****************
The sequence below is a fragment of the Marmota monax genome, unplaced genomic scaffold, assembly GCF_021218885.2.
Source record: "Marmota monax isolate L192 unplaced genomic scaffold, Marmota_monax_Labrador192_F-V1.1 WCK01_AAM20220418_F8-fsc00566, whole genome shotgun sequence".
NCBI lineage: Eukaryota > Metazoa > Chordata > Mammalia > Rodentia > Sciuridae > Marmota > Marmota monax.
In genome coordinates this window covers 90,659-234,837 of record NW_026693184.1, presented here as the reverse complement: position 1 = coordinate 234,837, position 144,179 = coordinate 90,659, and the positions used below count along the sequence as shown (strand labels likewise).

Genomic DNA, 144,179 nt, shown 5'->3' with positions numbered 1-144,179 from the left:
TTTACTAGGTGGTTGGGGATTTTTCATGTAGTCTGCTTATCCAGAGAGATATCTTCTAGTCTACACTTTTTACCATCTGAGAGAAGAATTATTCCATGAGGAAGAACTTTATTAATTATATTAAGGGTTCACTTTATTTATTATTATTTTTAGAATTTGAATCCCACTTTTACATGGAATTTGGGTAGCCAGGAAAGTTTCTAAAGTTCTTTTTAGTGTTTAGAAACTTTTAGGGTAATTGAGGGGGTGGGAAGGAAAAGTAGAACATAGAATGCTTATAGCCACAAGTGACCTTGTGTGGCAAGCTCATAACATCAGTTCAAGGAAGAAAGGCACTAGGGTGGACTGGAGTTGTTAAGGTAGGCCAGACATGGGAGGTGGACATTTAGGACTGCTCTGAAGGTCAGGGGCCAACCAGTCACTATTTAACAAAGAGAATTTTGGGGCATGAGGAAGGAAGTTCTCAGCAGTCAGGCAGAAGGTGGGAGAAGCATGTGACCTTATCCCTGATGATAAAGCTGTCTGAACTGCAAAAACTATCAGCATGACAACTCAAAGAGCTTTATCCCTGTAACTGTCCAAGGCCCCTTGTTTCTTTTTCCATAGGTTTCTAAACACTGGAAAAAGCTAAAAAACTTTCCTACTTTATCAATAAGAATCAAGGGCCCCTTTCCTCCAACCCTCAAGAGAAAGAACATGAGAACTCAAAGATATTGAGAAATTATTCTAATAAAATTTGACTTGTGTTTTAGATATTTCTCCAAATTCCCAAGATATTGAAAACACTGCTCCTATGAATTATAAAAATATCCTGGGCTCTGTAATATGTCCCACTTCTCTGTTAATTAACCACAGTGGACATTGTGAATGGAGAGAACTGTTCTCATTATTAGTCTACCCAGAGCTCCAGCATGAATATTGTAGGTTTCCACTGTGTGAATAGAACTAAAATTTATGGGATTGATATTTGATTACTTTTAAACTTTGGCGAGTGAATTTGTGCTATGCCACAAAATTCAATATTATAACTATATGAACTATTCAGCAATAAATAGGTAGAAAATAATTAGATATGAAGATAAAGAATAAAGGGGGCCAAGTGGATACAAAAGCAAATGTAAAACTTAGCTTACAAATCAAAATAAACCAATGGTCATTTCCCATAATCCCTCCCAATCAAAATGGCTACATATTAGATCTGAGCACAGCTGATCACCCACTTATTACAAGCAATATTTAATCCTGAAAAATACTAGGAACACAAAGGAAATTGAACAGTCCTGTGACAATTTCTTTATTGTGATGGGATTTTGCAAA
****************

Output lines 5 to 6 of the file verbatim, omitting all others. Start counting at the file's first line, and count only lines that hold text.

Genomic DNA, 144,179 nt, shown 5'->3' with positions numbered 1-144,179 from the left:
TTTACTAGGTGGTTGGGGATTTTTCATGTAGTCTGCTTATCCAGAGAGATATCTTCTAGTCTACACTTTTTACCATCTGAGAGAAGAATTATTCCATGAGGAAGAACTTTATTAATTATATTAAGGGTTCACTTTATTTATTATTATTTTTAGAATTTGAATCCCACTTTTACATGGAATTTGGGTAGCCAGGAAAGTTTCTAAAGTTCTTTTTAGTGTTTAGAAACTTTTAGGGTAATTGAGGGGGTGGGAAGGAAAAGTAGAACATAGAATGCTTATAGCCACAAGTGACCTTGTGTGGCAAGCTCATAACATCAGTTCAAGGAAGAAAGGCACTAGGGTGGACTGGAGTTGTTAAGGTAGGCCAGACATGGGAGGTGGACATTTAGGACTGCTCTGAAGGTCAGGGGCCAACCAGTCACTATTTAACAAAGAGAATTTTGGGGCATGAGGAAGGAAGTTCTCAGCAGTCAGGCAGAAGGTGGGAGAAGCATGTGACCTTATCCCTGATGATAAAGCTGTCTGAACTGCAAAAACTATCAGCATGACAACTCAAAGAGCTTTATCCCTGTAACTGTCCAAGGCCCCTTGTTTCTTTTTCCATAGGTTTCTAAACACTGGAAAAAGCTAAAAAACTTTCCTACTTTATCAATAAGAATCAAGGGCCCCTTTCCTCCAACCCTCAAGAGAAAGAACATGAGAACTCAAAGATATTGAGAAATTATTCTAATAAAATTTGACTTGTGTTTTAGATATTTCTCCAAATTCCCAAGATATTGAAAACACTGCTCCTATGAATTATAAAAATATCCTGGGCTCTGTAATATGTCCCACTTCTCTGTTAATTAACCACAGTGGACATTGTGAATGGAGAGAACTGTTCTCATTATTAGTCTACCCAGAGCTCCAGCATGAATATTGTAGGTTTCCACTGTGTGAATAGAACTAAAATTTATGGGATTGATATTTGATTACTTTTAAACTTTGGCGAGTGAATTTGTGCTATGCCACAAAATTCAATATTATAACTATATGAACTATTCAGCAATAAATAGGTAGAAAATAATTAGATATGAAGATAAAGAATAAAGGGGGCCAAGTGGATACAAAAGCAAATGTAAAACTTAGCTTACAAATCAAAATAAACCAATGGTCATTTCCCATAATCCCTCCCAATCAAAATGGCTACATATTAGATCTGAGCACAGCTGATCACCCACTTATTACAAGCAATATTTAATCCTGAAAAATACTAGGAACACAAAGGAAATTGAACAGTCCTGTGACAATTTCTTTATTGTGATGGGATTTTGCAAA